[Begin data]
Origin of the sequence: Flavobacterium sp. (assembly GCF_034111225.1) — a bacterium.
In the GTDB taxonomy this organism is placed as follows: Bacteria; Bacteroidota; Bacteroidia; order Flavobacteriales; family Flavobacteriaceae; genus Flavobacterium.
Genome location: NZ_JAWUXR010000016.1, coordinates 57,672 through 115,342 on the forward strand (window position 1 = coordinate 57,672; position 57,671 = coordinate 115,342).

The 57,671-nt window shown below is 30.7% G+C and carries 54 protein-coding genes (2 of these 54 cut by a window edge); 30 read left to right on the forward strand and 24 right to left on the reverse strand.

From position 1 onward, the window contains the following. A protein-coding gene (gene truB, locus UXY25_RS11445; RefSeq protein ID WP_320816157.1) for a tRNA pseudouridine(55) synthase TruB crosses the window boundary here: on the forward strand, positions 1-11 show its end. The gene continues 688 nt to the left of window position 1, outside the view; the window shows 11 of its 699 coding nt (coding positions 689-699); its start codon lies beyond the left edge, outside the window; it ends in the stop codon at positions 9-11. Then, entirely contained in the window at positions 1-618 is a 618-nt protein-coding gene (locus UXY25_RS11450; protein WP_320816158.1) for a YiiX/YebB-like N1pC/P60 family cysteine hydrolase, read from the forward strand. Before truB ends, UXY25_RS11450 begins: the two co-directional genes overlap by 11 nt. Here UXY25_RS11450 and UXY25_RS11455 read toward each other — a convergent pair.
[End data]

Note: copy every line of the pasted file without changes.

Origin of the sequence: Flavobacterium sp. (assembly GCF_034111225.1) — a bacterium.
In the GTDB taxonomy this organism is placed as follows: Bacteria; Bacteroidota; Bacteroidia; order Flavobacteriales; family Flavobacteriaceae; genus Flavobacterium.
Genome location: NZ_JAWUXR010000016.1, coordinates 57,672 through 115,342 on the forward strand (window position 1 = coordinate 57,672; position 57,671 = coordinate 115,342).

The 57,671-nt window shown below is 30.7% G+C and carries 54 protein-coding genes (2 of these 54 cut by a window edge); 30 read left to right on the forward strand and 24 right to left on the reverse strand.

From position 1 onward, the window contains the following. A protein-coding gene (gene truB, locus UXY25_RS11445; RefSeq protein ID WP_320816157.1) for a tRNA pseudouridine(55) synthase TruB crosses the window boundary here: on the forward strand, positions 1-11 show its end. The gene continues 688 nt to the left of window position 1, outside the view; the window shows 11 of its 699 coding nt (coding positions 689-699); its start codon lies beyond the left edge, outside the window; it ends in the stop codon at positions 9-11. Then, entirely contained in the window at positions 1-618 is a 618-nt protein-coding gene (locus UXY25_RS11450; protein WP_320816158.1) for a YiiX/YebB-like N1pC/P60 family cysteine hydrolase, read from the forward strand. Before truB ends, UXY25_RS11450 begins: the two co-directional genes overlap by 11 nt. Here UXY25_RS11450 and UXY25_RS11455 read toward each other — a convergent pair.